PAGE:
How to Love Moving in 10 Steps
(which is a whole lot less than 10,000)**
I often hear from clients that they wish they could be that person who loves exercise. To be clear: you are not required to love moving! But in case you want to…
1. Say “movement” instead of “exercise.” There’s nothing wrong with the word, but if “exercise” brings up feelings of drudgery, “shoulds,” punishment, or weight loss, stop saying it.
2. Watch babies and toddlers move. Even before crawling, babies move constantly, and they’re not just trying to “get their steps in.” They joyously work to understand the expanse and limits of their body.
3. Think about your own childhood; What kind of movement did you love? Would that still bring you joy today?
4. Take weight loss off the table. Studies show that weight loss is not a sustainable motivation for movement; people who exercise solely for the purpose of losing weight are unlikely to maintain that exercise long term.
5. Get in touch with your reasons for wanting to move; Is it to sleep better? Improve your mood? Have more fun? It’s okay if a part of you keeps saying, “I want to exercise because I want to lose weight!” Acknowledge that part of you while putting additional emphasis on your other reasons.
(Image: a toddler with a walker, loving life)
6. If you like lists, make a few; Make a list of the kinds of movement you hate. Make a list of the kinds of movement you love. Make a list of the kinds of movement you are curious about.
7. Apologize. Apologize to yourself for the years that you were pressured to move in ways that didn’t bring joy. Reassure yourself that those days are over. (And stop taking on the role of self-pressurer).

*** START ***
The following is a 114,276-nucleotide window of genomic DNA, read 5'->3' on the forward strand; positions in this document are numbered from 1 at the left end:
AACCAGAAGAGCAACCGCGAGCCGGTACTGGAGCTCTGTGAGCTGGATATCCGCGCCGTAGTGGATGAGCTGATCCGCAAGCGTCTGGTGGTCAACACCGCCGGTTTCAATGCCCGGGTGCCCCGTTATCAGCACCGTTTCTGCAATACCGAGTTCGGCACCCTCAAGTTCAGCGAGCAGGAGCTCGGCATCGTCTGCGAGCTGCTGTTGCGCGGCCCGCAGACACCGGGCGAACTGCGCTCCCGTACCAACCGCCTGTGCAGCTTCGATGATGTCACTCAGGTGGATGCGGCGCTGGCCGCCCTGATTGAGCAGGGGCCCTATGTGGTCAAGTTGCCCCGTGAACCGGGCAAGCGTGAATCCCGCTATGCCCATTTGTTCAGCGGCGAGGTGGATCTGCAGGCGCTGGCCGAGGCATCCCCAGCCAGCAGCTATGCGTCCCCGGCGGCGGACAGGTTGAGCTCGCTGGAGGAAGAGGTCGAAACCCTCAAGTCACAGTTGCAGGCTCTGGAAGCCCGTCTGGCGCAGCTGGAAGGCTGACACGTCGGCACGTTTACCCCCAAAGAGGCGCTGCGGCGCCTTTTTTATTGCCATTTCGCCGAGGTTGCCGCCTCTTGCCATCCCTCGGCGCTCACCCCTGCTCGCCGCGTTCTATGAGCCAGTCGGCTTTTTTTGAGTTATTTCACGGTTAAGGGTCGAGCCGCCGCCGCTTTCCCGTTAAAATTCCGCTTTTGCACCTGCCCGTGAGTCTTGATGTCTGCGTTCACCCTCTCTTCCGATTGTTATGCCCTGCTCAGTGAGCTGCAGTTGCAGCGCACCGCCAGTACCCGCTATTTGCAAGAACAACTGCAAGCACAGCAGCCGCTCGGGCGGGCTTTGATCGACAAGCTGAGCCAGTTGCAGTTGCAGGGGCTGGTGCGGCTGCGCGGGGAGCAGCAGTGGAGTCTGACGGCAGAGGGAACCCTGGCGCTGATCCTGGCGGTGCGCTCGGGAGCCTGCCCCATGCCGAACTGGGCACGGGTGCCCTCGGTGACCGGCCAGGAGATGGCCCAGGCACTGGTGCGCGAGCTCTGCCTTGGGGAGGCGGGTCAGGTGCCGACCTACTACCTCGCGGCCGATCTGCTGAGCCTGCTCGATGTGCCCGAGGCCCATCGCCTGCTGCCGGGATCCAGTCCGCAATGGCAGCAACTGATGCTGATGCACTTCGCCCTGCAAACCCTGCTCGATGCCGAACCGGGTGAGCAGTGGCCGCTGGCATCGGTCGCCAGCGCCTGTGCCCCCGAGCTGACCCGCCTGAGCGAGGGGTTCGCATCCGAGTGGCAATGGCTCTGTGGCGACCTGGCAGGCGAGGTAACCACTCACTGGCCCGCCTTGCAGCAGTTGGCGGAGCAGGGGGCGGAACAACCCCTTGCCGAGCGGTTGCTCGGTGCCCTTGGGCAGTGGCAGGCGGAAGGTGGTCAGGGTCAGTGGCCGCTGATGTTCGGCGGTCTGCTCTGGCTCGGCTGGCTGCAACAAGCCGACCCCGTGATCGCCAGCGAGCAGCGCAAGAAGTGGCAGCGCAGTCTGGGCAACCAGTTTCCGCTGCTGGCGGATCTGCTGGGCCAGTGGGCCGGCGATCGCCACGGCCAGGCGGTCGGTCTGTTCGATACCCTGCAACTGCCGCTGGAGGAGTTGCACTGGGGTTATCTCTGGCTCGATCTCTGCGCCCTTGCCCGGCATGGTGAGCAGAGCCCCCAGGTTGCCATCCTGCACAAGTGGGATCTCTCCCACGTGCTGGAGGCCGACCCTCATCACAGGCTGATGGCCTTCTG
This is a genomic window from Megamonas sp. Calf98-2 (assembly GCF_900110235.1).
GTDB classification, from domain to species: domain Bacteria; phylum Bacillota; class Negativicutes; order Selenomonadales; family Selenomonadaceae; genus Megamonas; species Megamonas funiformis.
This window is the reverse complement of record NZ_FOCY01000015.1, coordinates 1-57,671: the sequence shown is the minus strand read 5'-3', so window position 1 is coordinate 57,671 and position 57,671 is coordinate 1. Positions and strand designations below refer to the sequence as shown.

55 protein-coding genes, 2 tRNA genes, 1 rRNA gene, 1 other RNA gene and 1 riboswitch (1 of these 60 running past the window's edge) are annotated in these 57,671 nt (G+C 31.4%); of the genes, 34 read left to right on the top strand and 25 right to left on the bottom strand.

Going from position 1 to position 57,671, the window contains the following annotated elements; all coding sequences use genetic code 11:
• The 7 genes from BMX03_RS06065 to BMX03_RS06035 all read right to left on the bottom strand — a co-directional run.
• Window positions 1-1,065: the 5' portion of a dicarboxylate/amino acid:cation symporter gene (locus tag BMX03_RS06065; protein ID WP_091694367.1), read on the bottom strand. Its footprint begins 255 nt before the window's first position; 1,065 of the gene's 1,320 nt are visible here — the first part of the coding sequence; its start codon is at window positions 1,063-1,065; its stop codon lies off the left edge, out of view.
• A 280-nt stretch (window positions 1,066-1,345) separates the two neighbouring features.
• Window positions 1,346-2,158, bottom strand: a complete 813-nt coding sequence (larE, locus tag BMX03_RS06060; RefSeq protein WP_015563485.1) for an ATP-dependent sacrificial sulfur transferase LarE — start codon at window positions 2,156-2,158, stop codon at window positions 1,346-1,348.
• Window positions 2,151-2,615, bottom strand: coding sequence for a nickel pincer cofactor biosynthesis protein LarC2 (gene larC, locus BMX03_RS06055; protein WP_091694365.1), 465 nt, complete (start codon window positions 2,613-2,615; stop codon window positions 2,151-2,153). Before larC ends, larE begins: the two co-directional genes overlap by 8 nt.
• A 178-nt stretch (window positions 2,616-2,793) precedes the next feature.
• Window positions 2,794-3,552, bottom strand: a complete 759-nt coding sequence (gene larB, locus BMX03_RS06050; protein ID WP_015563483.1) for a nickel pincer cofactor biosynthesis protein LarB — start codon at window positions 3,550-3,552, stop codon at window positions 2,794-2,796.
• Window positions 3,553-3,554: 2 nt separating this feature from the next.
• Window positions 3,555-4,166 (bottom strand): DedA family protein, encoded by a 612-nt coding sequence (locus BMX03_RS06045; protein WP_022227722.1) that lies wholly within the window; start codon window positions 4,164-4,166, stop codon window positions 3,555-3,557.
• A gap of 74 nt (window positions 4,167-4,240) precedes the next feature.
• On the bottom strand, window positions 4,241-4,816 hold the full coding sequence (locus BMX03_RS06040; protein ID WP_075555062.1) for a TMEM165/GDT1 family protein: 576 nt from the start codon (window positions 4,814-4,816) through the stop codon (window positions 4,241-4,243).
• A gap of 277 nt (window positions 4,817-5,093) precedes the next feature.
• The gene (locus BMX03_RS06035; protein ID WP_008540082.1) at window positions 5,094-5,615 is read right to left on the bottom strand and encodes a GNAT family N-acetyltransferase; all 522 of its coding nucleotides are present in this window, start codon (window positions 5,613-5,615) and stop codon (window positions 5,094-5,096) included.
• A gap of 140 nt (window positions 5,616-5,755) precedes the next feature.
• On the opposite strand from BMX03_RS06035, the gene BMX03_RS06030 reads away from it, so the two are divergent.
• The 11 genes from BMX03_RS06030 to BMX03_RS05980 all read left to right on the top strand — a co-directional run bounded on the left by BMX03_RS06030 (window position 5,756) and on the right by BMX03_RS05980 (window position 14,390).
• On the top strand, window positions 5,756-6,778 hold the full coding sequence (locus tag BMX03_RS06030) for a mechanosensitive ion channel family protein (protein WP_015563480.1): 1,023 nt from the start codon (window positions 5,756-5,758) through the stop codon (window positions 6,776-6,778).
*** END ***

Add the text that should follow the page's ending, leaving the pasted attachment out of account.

8. Ditch qualifiers and ableism. In our afraid-of-disability culture we often think it’s only exercise if it’s fast, or hard, or involves a lot of running. Forget: “It only counts if I sweat!” Or: “It’s only a workout if it’s an hour+.” Movement is movement is movement. Release the narratives and binaries. Give yourself permission to walk for 5 minutes. To dance for 1 song. To bike for 3 blocks. To do it at 20%.
9. Think of the long-game. It’s fine to have short bursts of energy around a certain activity (shout out to my one summer as a rock climber), but give yourself all the flexibility you need so that you can love movement long-term.
10. Be planful, not rigid. Trust in your ability to return. When you know why you love moving (and detach it from weight loss), it gets easier to know the difference between: “It doesn't make sense to move today,” and “I don’t feel like moving, but it’s probably a good idea.” Loving moving doesn’t mean it’s always full of joy. But it also shouldn’t suck. Don’t stress about exercising during an exceptionally busy time or a vacation. When you love moving, you trust that you’ll always return. When you love moving, there’s no such thing as falling off the wagon.
**This joke is just so-so. Anyone got a better one?